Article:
And all that it reveals of the man behind the star
The phone rings and it is Imran Khan on the line. He’s just calling to ask when I’d prefer to shadow him for an entire day—a day full of TV interviews or one with a cover shoot for a film glossy. This is not normal. Usually, a request to interview a star is mediated by an all-mighty public relations professional who will offer 20 minutes and expect the story on the cover. I pick the first day on offer. It turns out to be the cover shoot.
We meet two days after the phone call. I sit in his newly-renovated home in Mumbai’s Pali Hill area. It has an indoor pool. As I play with his Labrador Emma, eyeing the pool and cursing my menial job and modest pay packet, Imran Khan walks in dot on time and says ‘Hi’. He looks taller in real life, much younger, and definitely better looking. He’s clean cut, with light eyes and a complexion a girl would kill for. As I hand him a copy of Open, he quips, “I have read you guys online. You never say good things about me.”
I flash him my best smile. “Really… wonder who…?”
He grins. “I get weekly reports on what is written about me, but that’s cool.”
We get into his Porsche Cayenne, and even though he sits in the front seat, each time he answers my questions, he turns and looks me in the eye. Now and then he picks up the phone and you know it’s his wife Avantika calling when he says, “Hi baby.” They have a housewarming party planned two days later, so it seems a busy time. He also has promotions lined up of his latest movie, Vishal Bhardwaj’s Matru ki Bijlee ka Mandola, in which he plays a Jat boy opposite Anushka Sharma. And then there’s the schedule for Once Upon A Time in Mumbai Again, in which he plays a gangster.
“I like things ‘just so’. Every estimate everyone gives you is wrong. ‘Sir, aaj shaam tak ho jayega’, and two days later, it’s not done. I want things done exactly on time and exactly the way I want it,” he says as the SUV weaves its way through traffic. Now and then, it stops at a signal— to cries of recognition (“Oh, it’s Imran in the car”). Kids crowd around. He smiles, waves and we’re off again.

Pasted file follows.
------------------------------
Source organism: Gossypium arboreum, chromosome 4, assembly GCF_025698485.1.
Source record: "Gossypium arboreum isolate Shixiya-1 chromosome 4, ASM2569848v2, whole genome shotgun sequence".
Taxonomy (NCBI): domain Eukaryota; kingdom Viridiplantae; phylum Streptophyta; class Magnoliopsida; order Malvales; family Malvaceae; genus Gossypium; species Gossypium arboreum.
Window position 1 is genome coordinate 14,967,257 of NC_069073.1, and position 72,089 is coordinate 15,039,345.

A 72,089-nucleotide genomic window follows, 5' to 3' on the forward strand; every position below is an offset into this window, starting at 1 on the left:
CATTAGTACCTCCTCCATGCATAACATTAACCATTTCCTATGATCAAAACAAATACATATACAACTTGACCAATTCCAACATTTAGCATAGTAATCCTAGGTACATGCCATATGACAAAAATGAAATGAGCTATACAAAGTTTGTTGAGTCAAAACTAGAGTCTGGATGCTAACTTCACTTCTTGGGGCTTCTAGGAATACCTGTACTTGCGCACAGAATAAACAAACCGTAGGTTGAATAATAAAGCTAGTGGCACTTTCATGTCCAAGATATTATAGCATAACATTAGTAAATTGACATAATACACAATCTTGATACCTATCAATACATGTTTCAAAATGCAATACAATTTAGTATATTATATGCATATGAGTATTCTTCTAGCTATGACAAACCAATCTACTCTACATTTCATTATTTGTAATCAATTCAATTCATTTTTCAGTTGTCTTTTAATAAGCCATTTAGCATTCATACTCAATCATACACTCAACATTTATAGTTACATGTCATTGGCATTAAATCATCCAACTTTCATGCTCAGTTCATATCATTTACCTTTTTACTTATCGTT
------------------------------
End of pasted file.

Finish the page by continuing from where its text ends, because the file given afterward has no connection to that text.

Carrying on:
Imran Khan is excited about Matru… and as he talks about the movie, his knowledge of cinema as a craft is a bit surprising. “When you shoot a scene, there are two people talking across a table. I have my mark, the others, their mark. There’s a camera behind them, one behind me. To shoot a scene, you need the basic five angles. That’s what I am used to. But Vishal will say ‘How do you want to shoot the scene?’ And he’ll never give you a mark. It’s all very dicey. If I turn here, my face could be in shadow. Or I would be out of focus. But he would say, ‘Go and do what you want to do, and I will make sure I capture it.’ It’s scary, and it forces you to get your stuff together. If I said I needed to think, he would say, ‘No, do something, I trust you.’ What does that even mean? How can he trust me when I bungled the last two tries? But it happened a third time. I have never come out of a film feeling so confident.”
Imran Khan is a thinking actor of the method school of acting. Danish Aslam, who worked with him on Break Ke Baad, first met him at a party where they spent the whole evening discussing
Aaron Sorkin. “As an actor, he likes to prepare and needs to know why he is doing what he is doing. He likes to rehearse and his best take comes after a few tries.”
In selecting a movie, he says, he takes three criteria into account—the script, the director and the producer. He reads at least four or five scripts a month. “I actually get scripts written in crayon.
Actually, everyone has a script. Who can tell someone ‘You should not be writing a script’? Everyone has that one original idea.” When not reading scripts, he reads books that teach him “how things work”. He also likes mystery books, and we soon find ourselves talking about Agatha Christie and Hercule Poirot. “Christie had a unique way of writing,” he says, “In the beginning, words and sentences are longer. But as you get to the end, the sentences start getting shorter, in staccato form. So the pace gets faster. That’s why it’s a page turner.”
There is classic rock playing in the Cayenne and that’s because he has strong musical preferences. “I can’t stand hip- hop. Hip-hop is just so shallow.”
I object and say some people consider hip-hop artistes poets. “No, that’s rap,” he says, “Hip-hop has no value.”
“But what about musical value?” I ask.
“It’s hard for me to categorise [musicians] as ‘artistes’ if they are not masters of their own music. In any current pop music, they don’t write their own music or produce it.” I have a counter to that. “But aren’t actors doing that too? You just play your part in a movie, you don’t write or produce it.” He agrees. “That’s true. They are artistes in a certain way.”